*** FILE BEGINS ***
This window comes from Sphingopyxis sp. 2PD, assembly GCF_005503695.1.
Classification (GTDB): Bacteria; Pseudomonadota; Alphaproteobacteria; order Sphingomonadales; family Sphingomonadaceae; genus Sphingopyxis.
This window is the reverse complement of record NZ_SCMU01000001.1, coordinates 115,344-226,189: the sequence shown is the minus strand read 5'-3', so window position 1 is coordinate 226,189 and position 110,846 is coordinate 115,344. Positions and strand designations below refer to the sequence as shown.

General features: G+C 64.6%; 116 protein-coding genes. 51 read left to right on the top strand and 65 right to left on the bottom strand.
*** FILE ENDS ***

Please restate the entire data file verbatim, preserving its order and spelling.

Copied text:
This window comes from Sphingopyxis sp. 2PD, assembly GCF_005503695.1.
Classification (GTDB): Bacteria; Pseudomonadota; Alphaproteobacteria; order Sphingomonadales; family Sphingomonadaceae; genus Sphingopyxis.
This window is the reverse complement of record NZ_SCMU01000001.1, coordinates 115,344-226,189: the sequence shown is the minus strand read 5'-3', so window position 1 is coordinate 226,189 and position 110,846 is coordinate 115,344. Positions and strand designations below refer to the sequence as shown.

General features: G+C 64.6%; 116 protein-coding genes. 51 read left to right on the top strand and 65 right to left on the bottom strand.